MONTREAL – Engineering giant SNC-Lavalin said Tuesday it wants to turn the page on its checkered past by making restitution to municipalities and other public bodies in Quebec for obtaining contracts through questionable means.
The provincial government launched a program last November aimed at recovering money paid in connection with public contracts obtained as a result of fraud or fraudulent tactics. It gives businesses and individuals two years to voluntarily make such payments for contracts dating as far back as 1996.
Following an internal investigation, Montreal-based SNC has decided to submit in the coming days what it said will be a fair proposal to make restitution for some contracts obtained in Montreal, Laval, Quebec City and Saint-Cyprien.
“We think it’s important for us to put everything in the last 20 years in the past and move on and this is a great opportunity for us to do that,” CEO Neil Bruce told reporters after speaking to the Montreal Board of Trade.
Other municipalities or public bodies that feel wronged can present evidence as to why they should obtain restitution. They have 60 days following the submission of a company’s proposal to formally respond before negotiations begin through Francois Rolland, a retired judge who will act as mediator.
Quebec’s justice minister has to approve all settlements, which must be reached by November 2017.
Although the company said in a news release that it is making the payments in response to the government program, Bruce said SNC-Lavalin isn’t admitting culpability and only following the process set up by the province.
“We’re basically taking the opportunity to enter the process, which is a global agreement that basically puts anything that may or may not have happened in the past,” Bruce said.
By participating in the program, companies cannot be sued civilly over the contracts but are not immune from criminal charges.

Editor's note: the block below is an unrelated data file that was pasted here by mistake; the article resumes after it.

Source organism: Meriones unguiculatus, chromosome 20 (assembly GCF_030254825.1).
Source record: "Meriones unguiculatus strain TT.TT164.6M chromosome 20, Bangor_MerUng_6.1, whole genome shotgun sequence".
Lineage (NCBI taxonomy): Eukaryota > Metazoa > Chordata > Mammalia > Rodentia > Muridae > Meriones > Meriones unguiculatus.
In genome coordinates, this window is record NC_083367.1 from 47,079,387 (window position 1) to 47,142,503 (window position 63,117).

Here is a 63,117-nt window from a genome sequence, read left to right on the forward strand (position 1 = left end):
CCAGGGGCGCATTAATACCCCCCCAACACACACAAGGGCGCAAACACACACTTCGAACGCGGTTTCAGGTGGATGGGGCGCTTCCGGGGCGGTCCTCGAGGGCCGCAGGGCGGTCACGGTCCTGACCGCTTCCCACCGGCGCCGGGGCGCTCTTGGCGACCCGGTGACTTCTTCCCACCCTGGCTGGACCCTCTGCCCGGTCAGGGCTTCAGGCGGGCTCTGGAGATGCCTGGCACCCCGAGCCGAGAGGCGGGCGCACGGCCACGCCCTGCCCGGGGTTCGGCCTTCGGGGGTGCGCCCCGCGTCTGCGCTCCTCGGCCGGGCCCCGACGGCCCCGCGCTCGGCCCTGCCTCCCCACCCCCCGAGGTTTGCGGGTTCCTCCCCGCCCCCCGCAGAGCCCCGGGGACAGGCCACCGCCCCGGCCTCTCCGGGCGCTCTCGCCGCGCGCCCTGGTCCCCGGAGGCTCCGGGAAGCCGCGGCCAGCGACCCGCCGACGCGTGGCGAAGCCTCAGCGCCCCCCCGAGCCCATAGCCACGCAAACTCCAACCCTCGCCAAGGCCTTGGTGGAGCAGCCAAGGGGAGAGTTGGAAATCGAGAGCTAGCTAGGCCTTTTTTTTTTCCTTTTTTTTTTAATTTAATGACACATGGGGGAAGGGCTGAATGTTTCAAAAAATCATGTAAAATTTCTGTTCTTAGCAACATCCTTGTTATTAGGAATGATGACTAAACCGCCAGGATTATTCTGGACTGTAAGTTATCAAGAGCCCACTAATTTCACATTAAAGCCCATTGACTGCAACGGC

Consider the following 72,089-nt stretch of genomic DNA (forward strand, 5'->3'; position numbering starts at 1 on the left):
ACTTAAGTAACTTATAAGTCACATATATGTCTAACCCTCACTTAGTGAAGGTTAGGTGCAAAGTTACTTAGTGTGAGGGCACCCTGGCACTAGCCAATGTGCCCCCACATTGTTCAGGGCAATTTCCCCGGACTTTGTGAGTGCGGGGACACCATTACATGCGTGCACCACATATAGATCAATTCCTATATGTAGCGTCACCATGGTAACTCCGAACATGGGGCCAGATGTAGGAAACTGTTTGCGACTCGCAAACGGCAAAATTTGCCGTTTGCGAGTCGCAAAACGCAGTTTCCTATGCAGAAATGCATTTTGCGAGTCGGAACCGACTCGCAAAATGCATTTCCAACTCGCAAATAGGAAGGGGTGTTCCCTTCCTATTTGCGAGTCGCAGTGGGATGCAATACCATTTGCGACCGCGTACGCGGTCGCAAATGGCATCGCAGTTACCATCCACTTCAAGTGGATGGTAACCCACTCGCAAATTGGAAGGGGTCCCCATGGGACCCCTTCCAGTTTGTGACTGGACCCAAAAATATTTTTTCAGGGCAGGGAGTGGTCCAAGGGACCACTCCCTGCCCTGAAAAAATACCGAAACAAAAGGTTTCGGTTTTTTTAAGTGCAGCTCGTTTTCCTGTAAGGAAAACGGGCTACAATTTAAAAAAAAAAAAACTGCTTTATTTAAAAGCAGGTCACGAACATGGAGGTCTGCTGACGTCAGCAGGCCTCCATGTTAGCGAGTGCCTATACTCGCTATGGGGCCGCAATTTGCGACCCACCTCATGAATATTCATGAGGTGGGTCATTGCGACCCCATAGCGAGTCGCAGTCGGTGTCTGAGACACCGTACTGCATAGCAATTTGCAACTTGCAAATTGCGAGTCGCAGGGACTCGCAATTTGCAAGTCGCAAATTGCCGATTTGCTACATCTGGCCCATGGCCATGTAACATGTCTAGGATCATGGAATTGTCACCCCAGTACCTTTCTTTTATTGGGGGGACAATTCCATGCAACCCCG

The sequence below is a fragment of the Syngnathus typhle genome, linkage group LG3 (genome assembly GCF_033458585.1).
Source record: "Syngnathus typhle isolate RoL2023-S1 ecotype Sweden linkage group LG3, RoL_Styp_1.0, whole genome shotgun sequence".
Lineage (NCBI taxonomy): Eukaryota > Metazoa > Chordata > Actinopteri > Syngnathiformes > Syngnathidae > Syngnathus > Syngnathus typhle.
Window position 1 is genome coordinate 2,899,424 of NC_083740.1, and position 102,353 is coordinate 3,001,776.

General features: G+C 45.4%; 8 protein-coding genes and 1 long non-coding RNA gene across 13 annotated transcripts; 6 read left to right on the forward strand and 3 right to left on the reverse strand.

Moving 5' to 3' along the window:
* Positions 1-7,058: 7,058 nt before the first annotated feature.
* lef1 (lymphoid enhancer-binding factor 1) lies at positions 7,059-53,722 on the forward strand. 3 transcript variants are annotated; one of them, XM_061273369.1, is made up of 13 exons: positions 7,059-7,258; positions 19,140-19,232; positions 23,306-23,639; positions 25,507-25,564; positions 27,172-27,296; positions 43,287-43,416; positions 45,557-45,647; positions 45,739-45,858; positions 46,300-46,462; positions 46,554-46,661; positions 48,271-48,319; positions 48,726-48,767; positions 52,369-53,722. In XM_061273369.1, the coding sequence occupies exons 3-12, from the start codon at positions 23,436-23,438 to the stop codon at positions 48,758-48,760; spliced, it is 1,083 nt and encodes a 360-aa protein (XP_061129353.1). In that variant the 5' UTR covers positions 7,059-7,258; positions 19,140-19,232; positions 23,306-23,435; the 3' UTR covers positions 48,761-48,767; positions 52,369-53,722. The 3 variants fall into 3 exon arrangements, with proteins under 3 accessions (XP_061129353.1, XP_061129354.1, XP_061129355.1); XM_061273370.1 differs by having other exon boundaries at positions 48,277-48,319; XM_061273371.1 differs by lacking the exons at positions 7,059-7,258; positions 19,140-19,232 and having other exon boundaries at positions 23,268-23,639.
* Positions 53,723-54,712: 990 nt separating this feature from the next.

Top SNC-Lavalin executives testified before the Charbonneau corruption inquiry that the company illegally donated money to provincial and municipal political parties to obtain work contracts.
SNC-Lavalin (TSX:SNC) said Tuesday it has found no evidence of its involvement in fraud relating to provincial contracts.
While several former company executives face fraud-related charges involving the McGill University Health Centre in Montreal, the actions didn’t raise the price of the contract, said company spokesman Louis-Antoine Paquin.
Under the reimbursement program, companies repay at least 20 per cent of the value of the contracts plus a 10 per cent administrative charge.
The process allows details and penalties to remain confidential, although a final amount recovered by all participants will be disclosed in late 2017 or early 2018.
Although the process isn’t fully transparent, it’s a way to collect and disperse money without provoking an “interminable numbers war” among participating companies, said Michel Nadeau, head of Quebec’s institute of good governance of private and public organizations.
“I hope the judge in charge will find a good settlement and, at the end of the process, the Quebec government will say we collected $180 million from the 10 to 12 engineering firms,” he said in an interview.
Quebec’s restitution program doesn’t affect contracts in other provinces or those awarded by the federal government. It also doesn’t affect criminal fraud and corruption charges SNC-Lavalin faces over allegations of illegal activity in Libya. The company has said it will plead not guilty to those charges.
Bruce said participating in the provincial program is the latest in a string of efforts to rebuild its reputation since it uncovered problems in 2012 that led to the removal of a former chief executive and other senior officials.
The Autorite des marches financiers, Quebec’s securities regulator, certified SNC-Lavalin to do business with the province’s public sector organizations after the company strengthened its ethics and compliance measures.
In December 2015, SNC-Lavalin signed an administrative agreement under a federal government program that allows companies facing charges to continue to secure contracts from Ottawa.